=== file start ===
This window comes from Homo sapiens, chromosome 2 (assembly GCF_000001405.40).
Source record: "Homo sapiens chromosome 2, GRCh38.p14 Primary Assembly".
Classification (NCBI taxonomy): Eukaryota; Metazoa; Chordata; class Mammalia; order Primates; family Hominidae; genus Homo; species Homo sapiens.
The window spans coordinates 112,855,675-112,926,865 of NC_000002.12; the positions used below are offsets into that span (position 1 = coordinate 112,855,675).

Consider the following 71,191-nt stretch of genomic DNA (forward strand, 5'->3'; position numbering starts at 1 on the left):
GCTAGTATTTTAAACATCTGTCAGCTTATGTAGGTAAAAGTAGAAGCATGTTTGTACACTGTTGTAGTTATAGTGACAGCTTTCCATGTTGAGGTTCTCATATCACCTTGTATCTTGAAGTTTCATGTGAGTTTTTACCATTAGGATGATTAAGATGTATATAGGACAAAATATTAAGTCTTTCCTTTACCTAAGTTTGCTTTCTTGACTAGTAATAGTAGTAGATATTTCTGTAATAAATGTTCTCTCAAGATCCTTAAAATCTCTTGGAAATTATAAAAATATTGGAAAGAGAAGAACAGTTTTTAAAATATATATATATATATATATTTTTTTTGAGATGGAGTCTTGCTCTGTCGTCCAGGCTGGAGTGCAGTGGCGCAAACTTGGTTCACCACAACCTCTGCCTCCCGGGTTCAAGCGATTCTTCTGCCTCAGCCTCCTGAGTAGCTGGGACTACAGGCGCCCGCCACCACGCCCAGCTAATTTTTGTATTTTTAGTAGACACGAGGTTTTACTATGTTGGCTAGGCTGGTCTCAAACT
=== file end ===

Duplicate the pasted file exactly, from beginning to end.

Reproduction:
This window comes from Homo sapiens, chromosome 2 (assembly GCF_000001405.40).
Source record: "Homo sapiens chromosome 2, GRCh38.p14 Primary Assembly".
Classification (NCBI taxonomy): Eukaryota; Metazoa; Chordata; class Mammalia; order Primates; family Hominidae; genus Homo; species Homo sapiens.
The window spans coordinates 112,855,675-112,926,865 of NC_000002.12; the positions used below are offsets into that span (position 1 = coordinate 112,855,675).

Consider the following 71,191-nt stretch of genomic DNA (forward strand, 5'->3'; position numbering starts at 1 on the left):
GCTAGTATTTTAAACATCTGTCAGCTTATGTAGGTAAAAGTAGAAGCATGTTTGTACACTGTTGTAGTTATAGTGACAGCTTTCCATGTTGAGGTTCTCATATCACCTTGTATCTTGAAGTTTCATGTGAGTTTTTACCATTAGGATGATTAAGATGTATATAGGACAAAATATTAAGTCTTTCCTTTACCTAAGTTTGCTTTCTTGACTAGTAATAGTAGTAGATATTTCTGTAATAAATGTTCTCTCAAGATCCTTAAAATCTCTTGGAAATTATAAAAATATTGGAAAGAGAAGAACAGTTTTTAAAATATATATATATATATATATTTTTTTTGAGATGGAGTCTTGCTCTGTCGTCCAGGCTGGAGTGCAGTGGCGCAAACTTGGTTCACCACAACCTCTGCCTCCCGGGTTCAAGCGATTCTTCTGCCTCAGCCTCCTGAGTAGCTGGGACTACAGGCGCCCGCCACCACGCCCAGCTAATTTTTGTATTTTTAGTAGACACGAGGTTTTACTATGTTGGCTAGGCTGGTCTCAAACT